Of Prophets And Shepherd Boys Crying Wolf

There’s a well-known fable about a shepherd boy who grew bored and decided to sound the alarm that a wolf was getting into the herd of sheep. Out the villagers came with staves and pitchforks to rescue the sheep. Of course there was nothing to rescue them from.

The boy laughed and laughed, it was such fun to see the villagers all in a panic over nothing. As time passed the shepherd boy again grew bored, so once more he cried for the villagers to save the sheep from the wolf. Out the villagers came with staves and pitchforks to rescue the sheep. Of course there was again nothing to rescue them from.

Later an actual wolf crept among the herd. The shepherd boy called for the villagers to come help him save the sheep, but this time no one came. They weren’t about to be fooled by a liar again, not realizing that this time the boy was telling the truth.

Could it be that non-Christians have heard the message of condemnation for sin so often, they are ignoring it as if believers are crying wolf?

At the Orange County Register, there’s an ongoing discussion between a handful of Christians and about the same number of atheists, connected to the banned movie theater church ad. One of the latter group said emphatically that he just wanted Christians to get out of his face.

So should we?

Should we stop waving John 3:16 signs at football games or wearing tee shirts with Bible verses? Should we peel off our bumper stickers that say “Jesus is Lord” and scale back our advocacy for a return to prayer in our schools?

Are those incidental messages coming across as little more than a false cry of wolf?

Or are they more akin to the kinds of things the prophets did? Ezekiel, for example, who lay on his side for over a year enacting a siege against Israel, then flipping to his other side for over a month to do the same against Judah.

Then there was Hosea who married a prostitute, Isaiah who went naked and barefoot for three years, Jeremiah who walked around wearing a yoke on his neck.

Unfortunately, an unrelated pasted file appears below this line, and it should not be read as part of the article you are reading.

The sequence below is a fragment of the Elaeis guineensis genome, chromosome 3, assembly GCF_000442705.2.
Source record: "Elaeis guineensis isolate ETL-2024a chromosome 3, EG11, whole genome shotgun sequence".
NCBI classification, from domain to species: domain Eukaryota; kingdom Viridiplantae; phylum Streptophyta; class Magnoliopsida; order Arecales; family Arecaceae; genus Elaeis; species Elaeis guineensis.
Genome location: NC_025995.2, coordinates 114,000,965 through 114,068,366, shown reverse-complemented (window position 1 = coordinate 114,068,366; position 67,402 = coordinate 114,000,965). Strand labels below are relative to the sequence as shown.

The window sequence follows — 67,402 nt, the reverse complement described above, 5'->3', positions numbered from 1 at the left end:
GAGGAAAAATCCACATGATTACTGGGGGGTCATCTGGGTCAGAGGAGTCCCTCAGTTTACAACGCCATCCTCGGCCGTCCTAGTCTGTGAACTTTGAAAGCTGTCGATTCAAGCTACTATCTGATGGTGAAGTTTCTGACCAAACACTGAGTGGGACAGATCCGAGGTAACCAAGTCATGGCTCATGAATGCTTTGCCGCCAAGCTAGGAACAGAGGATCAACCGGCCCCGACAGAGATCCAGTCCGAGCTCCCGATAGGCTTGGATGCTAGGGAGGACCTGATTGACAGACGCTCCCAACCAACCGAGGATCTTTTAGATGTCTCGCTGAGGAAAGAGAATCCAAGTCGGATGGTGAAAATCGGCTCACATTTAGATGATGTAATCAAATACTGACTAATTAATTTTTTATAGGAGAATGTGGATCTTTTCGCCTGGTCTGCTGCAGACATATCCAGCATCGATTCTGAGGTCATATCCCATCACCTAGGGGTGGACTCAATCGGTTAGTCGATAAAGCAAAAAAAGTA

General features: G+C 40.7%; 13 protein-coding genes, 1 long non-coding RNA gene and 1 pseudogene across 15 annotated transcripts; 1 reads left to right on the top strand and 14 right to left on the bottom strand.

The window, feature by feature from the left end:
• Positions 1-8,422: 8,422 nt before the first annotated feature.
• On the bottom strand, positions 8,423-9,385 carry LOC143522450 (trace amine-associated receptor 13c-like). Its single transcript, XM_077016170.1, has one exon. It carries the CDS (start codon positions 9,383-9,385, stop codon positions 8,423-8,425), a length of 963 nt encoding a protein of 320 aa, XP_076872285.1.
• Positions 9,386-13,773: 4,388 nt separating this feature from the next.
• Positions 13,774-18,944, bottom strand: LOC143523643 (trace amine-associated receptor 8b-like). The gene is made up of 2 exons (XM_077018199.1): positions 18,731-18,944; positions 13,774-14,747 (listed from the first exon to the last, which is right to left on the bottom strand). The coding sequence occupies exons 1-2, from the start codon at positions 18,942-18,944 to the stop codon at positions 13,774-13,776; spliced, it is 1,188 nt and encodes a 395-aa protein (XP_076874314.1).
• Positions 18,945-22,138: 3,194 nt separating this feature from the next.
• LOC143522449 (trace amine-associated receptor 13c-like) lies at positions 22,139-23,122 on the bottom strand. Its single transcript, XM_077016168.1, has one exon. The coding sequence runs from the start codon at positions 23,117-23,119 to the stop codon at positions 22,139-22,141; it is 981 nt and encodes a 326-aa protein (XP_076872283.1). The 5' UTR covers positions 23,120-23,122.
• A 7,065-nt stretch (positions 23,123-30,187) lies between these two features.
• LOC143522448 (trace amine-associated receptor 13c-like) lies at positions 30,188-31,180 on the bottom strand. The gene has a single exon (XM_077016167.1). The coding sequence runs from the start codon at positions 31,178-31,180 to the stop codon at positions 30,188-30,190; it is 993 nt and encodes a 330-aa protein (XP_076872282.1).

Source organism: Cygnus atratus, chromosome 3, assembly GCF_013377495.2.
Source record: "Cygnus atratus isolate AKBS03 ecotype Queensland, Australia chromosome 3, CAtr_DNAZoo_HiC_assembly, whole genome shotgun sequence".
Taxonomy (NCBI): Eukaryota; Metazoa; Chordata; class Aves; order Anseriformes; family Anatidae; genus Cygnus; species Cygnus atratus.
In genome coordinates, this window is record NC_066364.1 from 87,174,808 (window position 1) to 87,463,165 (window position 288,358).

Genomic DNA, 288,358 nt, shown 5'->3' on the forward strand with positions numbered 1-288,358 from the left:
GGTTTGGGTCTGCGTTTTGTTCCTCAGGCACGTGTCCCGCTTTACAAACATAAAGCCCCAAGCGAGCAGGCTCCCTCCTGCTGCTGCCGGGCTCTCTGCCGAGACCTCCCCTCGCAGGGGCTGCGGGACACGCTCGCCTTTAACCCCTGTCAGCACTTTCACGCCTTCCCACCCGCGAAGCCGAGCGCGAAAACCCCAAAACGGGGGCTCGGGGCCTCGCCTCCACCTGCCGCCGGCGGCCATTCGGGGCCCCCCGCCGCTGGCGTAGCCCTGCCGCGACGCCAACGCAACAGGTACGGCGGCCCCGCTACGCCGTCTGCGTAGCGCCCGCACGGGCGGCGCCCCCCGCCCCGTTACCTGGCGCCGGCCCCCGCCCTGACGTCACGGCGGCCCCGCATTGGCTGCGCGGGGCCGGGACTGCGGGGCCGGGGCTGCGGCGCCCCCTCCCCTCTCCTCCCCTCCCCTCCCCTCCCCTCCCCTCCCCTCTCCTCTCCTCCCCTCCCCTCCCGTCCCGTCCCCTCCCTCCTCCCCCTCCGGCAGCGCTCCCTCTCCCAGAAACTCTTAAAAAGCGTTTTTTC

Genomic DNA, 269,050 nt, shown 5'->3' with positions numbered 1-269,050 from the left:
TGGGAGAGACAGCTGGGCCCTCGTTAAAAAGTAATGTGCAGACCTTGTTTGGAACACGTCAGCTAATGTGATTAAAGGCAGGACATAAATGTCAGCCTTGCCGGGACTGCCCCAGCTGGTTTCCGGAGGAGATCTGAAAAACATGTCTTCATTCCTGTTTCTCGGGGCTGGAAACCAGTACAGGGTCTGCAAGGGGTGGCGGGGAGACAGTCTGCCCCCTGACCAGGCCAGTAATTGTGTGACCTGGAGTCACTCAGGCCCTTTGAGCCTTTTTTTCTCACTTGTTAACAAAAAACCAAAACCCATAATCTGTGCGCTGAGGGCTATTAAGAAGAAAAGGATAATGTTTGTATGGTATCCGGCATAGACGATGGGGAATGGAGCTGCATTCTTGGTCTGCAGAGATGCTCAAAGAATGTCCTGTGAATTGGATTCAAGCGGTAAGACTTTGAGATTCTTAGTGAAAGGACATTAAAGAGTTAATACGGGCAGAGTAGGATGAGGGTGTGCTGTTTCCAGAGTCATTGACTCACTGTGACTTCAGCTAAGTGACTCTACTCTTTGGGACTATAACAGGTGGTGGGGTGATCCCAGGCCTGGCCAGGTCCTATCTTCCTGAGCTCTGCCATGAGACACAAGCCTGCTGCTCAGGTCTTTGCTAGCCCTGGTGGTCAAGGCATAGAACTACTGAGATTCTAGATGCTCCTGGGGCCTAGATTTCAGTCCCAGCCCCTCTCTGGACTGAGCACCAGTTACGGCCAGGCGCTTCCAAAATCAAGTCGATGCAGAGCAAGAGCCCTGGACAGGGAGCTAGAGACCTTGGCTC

All these and more were intended to get people’s attention because they needed to hear God’s warning.

It’s as if a spiritual tsunami was about to break over the idolatrous people, and the prophets were the warning system telling them they needed to get to high ground.

What is it the lost world hears when Christians speak? Is it white noise to them — sound they simply tune out but wish would go away? Is it the cry of wolf they think we repeat for our own amusement?

Is sounding the alarm even what we Christians are called to? Is that how we make disciples?

Your thoughts?

Published in: on April 6, 2011 at 6:33 pm  Comments (4)  
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4 Comments

  1. We should not be quiet. The true church cannot and should not refrain from proclaimf the gospel. What hurts the message are those people who live contrary to the message they wear on their shirts.

    There are times though when we should ” shake the dust from our feet ” and move on.

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  2. There is/was a man who every Sat. would stand on a busy street corner wearing a sandwich sign proclaiming ‘Jesus is Lord’. At 6’6″, his message couldn’t be ignored. Despite this zeal, his two kids were spiritual train wrecks and his marriage faltered. I wondered if this man’s actions brought embarrassment to his children – causing them to turn from the gospel he proclaimed. The prophets at the sacrifice of their personal lives were called to give God’s message. Perhaps this was this man’s calling too.

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  3. In the end, if our lives to not measure up to the message we proclaim, then the true message we will be sending is hypocrisy.

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  4. I agree with Morgan. If our lives don’t agree with what we believe, then we’re teaching hypocrisy.

    The problem nowadays is that we have too many faith teachers with the Gospel, and not enough evidence teachers providing the Church with answers that they can use in everyday conversations with non-believers. For example, the debate about Rob Bell and his new book is the view on Hell that it poses, and whether it’s true or not; as an Evangelical Christian, I hold that Bell is teaching a false view of Hell based on faith alone(which Christianity is not). This because of these faith teachers that I listen to men like Greg Koukl, founder of Stand to Reason, a Christian ministry that prepares Christians to share the Word.

    To borrow one of Greg’s thoughts, several Christians have the “seal-and-deal” ideology; that in every conversation, we have to bring the person to God. That’s not exactly true. For example, Greg had Brian Godawa, a film director, on his Sunday program this week; Brian said that he liked the recent film “Paranormal Activity” because it showed the existence of a spiritual realm to a modern, non-spiritual America. As long as you leave the person with something to think about, then you’ve done your job as a sower of the seeds.

    God Bless,
    Pravda Veritas

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